Linen Texture Ceramic Tile For Kitchen Floor (Like DalTile's Identity Series)
Tile That Looks Like Wood (Like Arizona Tile's Misingi Suber)
One thing to note is that these types of tiles are rectified, meaning that they are cast in large sheets and then cut down to size. This ensures razor-sharp edges, so that they can be laid super-close to each other. With wood-look tiles, you don't want to have thick grout lines because real wood flooring does not have wide spaces between the boards.
Super-Size Porcelain Tiles for Counters (Like StonePeak's Plane Series)
You read that right. Not laminate, not stone slabs: porcelain tiles. The chief benefit, besides the sheer coolness factor, is that you can tile your counter, floor, or backsplash without those annoying seams all over. This process creates panels for this Plane series that are lightweight and free of any fiberglass backing.
In their catalog, StonePeak states that Plane has the "aesthetic beauty of a natural slab of quarried stone," combined with the durable characteristics of porcelain. What they mean is that, unlike slab stone, you don't need to worry about sealing or staining. As I alluded to above, it's not even close to the thickness of real stone (stone would break if it were as thin as porcelain tile).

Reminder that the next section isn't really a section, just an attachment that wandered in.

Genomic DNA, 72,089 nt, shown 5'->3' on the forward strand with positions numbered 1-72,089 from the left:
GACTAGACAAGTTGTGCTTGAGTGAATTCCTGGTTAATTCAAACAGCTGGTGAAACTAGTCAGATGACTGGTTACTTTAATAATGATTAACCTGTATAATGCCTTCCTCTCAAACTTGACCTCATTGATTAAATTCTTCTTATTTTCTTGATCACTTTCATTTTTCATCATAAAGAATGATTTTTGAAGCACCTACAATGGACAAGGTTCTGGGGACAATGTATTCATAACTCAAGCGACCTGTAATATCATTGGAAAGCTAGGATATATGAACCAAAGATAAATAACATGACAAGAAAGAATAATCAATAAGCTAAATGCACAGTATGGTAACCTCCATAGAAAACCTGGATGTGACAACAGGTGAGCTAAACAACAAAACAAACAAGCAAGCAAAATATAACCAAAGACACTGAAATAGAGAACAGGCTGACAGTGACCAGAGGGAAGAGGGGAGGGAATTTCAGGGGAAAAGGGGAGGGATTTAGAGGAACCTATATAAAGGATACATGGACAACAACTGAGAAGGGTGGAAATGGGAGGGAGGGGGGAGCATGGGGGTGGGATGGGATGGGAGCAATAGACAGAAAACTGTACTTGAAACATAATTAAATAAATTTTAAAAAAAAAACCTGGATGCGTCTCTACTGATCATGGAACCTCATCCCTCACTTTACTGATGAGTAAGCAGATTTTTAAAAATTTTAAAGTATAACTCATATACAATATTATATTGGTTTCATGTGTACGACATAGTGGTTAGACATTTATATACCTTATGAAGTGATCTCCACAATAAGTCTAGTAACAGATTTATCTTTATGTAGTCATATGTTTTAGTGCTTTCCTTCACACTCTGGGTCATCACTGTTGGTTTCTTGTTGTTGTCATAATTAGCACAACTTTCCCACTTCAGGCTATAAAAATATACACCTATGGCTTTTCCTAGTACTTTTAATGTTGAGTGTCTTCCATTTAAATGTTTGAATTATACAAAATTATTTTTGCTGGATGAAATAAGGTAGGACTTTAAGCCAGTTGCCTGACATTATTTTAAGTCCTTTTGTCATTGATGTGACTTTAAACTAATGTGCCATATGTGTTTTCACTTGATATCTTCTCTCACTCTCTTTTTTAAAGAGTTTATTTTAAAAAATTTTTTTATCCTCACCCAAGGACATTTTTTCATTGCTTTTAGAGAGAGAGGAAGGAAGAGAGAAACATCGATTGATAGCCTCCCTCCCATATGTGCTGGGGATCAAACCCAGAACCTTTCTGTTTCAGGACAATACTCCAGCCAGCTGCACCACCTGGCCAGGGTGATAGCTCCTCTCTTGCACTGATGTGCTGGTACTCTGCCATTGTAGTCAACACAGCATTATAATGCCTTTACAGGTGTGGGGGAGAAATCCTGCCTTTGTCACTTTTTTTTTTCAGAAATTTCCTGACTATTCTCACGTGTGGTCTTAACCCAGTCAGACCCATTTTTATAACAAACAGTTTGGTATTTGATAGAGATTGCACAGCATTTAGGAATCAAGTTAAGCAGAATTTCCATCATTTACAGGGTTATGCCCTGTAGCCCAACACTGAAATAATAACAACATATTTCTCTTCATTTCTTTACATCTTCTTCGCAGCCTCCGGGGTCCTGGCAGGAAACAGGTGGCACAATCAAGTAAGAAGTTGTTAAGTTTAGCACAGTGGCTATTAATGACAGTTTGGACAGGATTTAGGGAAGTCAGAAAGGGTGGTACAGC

Uncut Mosaic Tile For Backsplashes and Walls (Like Hakatai's Cartglass)
Hakatai provides what they term uncut mosaic tiles, explained to me by a company representative as full tile squares within each mesh-backed sheet (as opposed to some mosaic sheets which may have only half tiles). Uncut mosaic tile gives your project more of a chunky, blocky look that resembles an 8-bit game.
Ceramic/Vinyl Hybrid Tile, Perfect for Flooring (Like Armstrong's Alterna)
Yet it doesn't have some of the pesky properties of ceramic, such as grouting (though you can, if you want that look), sealing grout, and hardness. It uses limestone, abundant in the United States, as opposed to dwindling supplies of marble. No, Alterna isn't the most visually exciting floor tile I've seen. But it does a pretty good job of mimicking terracotta, travertine, marble, granite, and other types of popular stones and clays.